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JAMES HORNER FILM MUSIC | November 23, 2017 |

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JOSH GROBAN*

By christopher simon (originally posted to Flickr as IMG_0106) [CC-BY-2.0], via Wikimedia Commons
Joshua Winslow Groban (born February 27, 1981) is an author, composer, and American interpreter.
At the end of 1998, the young Josh (17 years old) was introduced by his vocal coach to David Foster, a producer, arranger and composer of world renowned music.
Thus, began an international career consisting of successful albums (Closer) and performances at prestigious ceremonies (Olympics, Oscars, Superbowl).
He particularly performed with Lara Fabian on the song For Always, in the soundtrack to AI: Artificial Intelligence in 2001 and the song Believe, in the film The Polar Express in 2004.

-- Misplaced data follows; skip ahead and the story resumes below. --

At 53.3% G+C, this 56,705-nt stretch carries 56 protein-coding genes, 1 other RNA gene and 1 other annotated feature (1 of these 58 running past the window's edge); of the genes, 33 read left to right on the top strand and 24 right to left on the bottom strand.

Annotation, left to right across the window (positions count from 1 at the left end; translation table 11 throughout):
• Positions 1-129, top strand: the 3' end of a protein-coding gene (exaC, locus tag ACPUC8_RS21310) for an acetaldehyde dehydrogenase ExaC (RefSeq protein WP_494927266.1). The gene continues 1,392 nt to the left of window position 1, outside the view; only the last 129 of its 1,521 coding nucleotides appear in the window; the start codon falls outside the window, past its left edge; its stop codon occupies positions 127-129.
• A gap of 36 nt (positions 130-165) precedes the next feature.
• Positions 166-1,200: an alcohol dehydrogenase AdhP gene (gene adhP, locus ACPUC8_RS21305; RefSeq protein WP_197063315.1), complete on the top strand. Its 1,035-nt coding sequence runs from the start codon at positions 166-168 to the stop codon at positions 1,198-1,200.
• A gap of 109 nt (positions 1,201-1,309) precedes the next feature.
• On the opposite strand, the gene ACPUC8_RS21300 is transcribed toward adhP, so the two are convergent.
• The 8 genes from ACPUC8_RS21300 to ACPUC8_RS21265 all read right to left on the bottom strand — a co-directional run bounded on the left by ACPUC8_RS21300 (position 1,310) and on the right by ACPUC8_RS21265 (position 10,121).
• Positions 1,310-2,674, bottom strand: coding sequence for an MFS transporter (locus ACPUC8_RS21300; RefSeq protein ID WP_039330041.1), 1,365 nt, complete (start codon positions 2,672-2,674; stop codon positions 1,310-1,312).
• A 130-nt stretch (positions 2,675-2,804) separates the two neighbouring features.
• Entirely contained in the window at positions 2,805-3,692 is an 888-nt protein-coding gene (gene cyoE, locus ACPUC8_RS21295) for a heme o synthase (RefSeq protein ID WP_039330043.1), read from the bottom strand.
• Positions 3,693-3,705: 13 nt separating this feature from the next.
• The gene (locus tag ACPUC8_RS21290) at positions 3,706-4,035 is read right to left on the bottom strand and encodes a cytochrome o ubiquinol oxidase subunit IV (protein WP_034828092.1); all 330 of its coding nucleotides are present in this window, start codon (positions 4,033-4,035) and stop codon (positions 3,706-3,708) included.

Source: Wikipedia
Official site: JoshGroban.com

 

THE WORDS OF JAMES HORNER #2: TROY

To celebrate the release of Troy in 2 CD edition by Intrada (see our exclusive review here) we publish a archival interview in English of James Horner published in 2004 in the French magazine Cinéfonia. These are actually two interviews that we merged for this publication. Dive into the creation of Troy! Recall: The Words of James Horner is a series of articles intended to republish some twenty interviews Didier Leprêtre and Jean-Christophe Arlon conducted between 1997 and 2006 and published only in French in the magazines Dreams To Dream and its successor Cinéfonia. Unfortunately, the English-language audio tapes of the interviews

TROY 2-CD: INTRADA EXPANDS HORNER’S ILLIAD - OUR EXCLUSIVE REVIEW

Thirteen years after the film's release, a limited edition 2-CD set of Horner’s epic score for Troy is now available from Intrada. In 2004, when Horner was announced as the composer of Wolfgang Petersen’s Troy, another composer was working for more than a year on its music. But once two test-screening audiences found Gabriel Yared’s score too ‘old-fashioned’, producers turned to James Horner, who previously scored Petersen’s The Perfect Storm (2000), to write a replacement score for the picture. The challenge was daunting, as Horner only had ten days to write and record the music for the film. With more than two


This post is also available in: French